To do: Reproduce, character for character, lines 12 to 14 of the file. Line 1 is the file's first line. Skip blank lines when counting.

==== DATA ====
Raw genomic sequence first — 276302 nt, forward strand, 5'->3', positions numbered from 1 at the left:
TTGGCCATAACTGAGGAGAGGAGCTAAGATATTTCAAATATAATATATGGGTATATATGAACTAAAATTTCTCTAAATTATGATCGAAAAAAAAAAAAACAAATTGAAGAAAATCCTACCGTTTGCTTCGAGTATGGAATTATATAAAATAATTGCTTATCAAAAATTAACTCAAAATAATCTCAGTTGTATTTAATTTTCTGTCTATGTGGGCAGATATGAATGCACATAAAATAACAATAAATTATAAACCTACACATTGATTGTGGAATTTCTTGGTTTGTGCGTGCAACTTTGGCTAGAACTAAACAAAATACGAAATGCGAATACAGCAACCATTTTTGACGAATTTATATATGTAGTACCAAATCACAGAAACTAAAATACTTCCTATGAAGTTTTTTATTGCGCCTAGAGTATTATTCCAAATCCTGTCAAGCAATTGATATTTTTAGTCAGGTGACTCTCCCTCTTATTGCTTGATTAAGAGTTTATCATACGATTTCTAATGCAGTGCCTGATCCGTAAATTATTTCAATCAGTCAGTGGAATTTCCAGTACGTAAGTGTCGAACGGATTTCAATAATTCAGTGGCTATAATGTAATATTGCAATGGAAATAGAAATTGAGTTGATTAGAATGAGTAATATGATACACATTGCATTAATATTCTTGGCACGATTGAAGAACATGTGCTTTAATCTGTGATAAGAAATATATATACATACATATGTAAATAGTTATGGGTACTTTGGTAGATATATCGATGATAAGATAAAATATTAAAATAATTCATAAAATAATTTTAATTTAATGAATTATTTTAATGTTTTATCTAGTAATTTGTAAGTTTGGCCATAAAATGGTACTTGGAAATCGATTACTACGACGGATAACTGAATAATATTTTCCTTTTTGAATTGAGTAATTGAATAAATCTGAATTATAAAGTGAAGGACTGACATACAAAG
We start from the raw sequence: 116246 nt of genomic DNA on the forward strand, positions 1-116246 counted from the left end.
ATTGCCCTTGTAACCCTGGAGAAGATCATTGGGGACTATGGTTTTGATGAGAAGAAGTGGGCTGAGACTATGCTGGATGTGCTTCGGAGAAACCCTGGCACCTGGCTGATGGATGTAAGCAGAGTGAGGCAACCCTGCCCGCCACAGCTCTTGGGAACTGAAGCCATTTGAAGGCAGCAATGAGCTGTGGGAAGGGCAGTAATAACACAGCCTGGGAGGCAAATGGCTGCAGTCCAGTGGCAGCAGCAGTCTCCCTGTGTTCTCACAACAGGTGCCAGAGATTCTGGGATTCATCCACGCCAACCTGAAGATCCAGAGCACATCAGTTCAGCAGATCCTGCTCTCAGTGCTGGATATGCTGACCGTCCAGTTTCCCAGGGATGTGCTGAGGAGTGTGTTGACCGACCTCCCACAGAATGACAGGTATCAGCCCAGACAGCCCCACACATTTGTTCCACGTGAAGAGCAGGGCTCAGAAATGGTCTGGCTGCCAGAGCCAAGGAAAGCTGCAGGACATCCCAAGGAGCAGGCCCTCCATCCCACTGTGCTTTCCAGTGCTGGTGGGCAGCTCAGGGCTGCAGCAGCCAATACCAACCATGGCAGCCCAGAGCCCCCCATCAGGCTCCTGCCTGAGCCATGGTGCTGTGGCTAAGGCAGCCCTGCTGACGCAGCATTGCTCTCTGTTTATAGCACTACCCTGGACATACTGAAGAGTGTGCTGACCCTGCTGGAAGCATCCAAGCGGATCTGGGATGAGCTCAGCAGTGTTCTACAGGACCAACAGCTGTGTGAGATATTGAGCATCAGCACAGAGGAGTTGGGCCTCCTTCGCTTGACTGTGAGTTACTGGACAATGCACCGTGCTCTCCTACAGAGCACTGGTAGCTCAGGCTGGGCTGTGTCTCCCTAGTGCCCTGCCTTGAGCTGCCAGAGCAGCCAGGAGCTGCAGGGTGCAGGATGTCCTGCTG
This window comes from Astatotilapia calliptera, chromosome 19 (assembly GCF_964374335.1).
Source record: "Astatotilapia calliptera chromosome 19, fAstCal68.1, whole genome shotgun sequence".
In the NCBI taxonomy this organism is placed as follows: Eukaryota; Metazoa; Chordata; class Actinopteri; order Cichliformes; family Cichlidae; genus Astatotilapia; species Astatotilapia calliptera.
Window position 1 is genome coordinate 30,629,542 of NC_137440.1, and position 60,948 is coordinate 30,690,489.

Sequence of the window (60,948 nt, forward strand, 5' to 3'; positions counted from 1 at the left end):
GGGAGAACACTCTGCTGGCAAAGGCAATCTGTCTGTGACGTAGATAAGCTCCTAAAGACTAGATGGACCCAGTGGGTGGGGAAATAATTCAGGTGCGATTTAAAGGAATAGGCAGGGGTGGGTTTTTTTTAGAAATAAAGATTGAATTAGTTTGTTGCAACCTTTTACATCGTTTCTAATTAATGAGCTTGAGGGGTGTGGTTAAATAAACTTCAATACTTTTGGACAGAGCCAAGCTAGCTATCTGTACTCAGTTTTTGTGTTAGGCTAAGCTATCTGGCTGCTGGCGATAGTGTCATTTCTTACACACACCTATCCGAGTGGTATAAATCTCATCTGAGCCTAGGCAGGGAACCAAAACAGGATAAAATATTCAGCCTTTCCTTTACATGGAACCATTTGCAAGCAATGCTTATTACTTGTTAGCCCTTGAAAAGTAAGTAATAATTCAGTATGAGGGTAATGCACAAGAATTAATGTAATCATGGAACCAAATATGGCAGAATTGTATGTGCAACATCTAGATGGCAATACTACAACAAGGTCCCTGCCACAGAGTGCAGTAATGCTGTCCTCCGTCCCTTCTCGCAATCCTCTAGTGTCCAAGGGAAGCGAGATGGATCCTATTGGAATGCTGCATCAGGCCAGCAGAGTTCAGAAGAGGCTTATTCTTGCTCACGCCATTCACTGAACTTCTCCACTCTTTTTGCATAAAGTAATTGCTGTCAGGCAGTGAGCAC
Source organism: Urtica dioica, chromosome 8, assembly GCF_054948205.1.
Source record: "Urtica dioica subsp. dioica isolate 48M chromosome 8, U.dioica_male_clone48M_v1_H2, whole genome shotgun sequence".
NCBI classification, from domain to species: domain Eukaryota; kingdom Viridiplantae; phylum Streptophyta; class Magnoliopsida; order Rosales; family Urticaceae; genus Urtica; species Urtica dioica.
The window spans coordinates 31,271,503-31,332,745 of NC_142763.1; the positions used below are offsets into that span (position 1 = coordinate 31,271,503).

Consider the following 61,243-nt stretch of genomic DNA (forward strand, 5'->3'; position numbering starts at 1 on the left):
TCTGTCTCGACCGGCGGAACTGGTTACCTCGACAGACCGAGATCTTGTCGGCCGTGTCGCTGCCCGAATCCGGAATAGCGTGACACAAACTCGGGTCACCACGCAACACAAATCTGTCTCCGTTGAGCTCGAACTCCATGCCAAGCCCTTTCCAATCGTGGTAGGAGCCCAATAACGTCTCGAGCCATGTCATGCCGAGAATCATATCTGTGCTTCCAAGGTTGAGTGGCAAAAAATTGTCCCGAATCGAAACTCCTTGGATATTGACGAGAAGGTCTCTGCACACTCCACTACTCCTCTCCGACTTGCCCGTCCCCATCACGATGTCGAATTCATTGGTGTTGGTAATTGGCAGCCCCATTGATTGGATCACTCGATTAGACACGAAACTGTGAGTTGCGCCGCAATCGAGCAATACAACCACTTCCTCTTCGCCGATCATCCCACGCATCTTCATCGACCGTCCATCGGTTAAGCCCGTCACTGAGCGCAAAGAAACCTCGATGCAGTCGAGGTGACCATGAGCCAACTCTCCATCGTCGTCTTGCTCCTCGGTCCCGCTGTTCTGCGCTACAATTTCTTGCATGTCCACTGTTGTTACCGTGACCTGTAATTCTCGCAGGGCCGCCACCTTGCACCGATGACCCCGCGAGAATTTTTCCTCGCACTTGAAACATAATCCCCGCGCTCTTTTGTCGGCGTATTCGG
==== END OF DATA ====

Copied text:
Source record: "Urtica dioica subsp. dioica isolate 48M chromosome 8, U.dioica_male_clone48M_v1_H2, whole genome shotgun sequence".
NCBI classification, from domain to species: domain Eukaryota; kingdom Viridiplantae; phylum Streptophyta; class Magnoliopsida; order Rosales; family Urticaceae; genus Urtica; species Urtica dioica.
The window spans coordinates 31,271,503-31,332,745 of NC_142763.1; the positions used below are offsets into that span (position 1 = coordinate 31,271,503).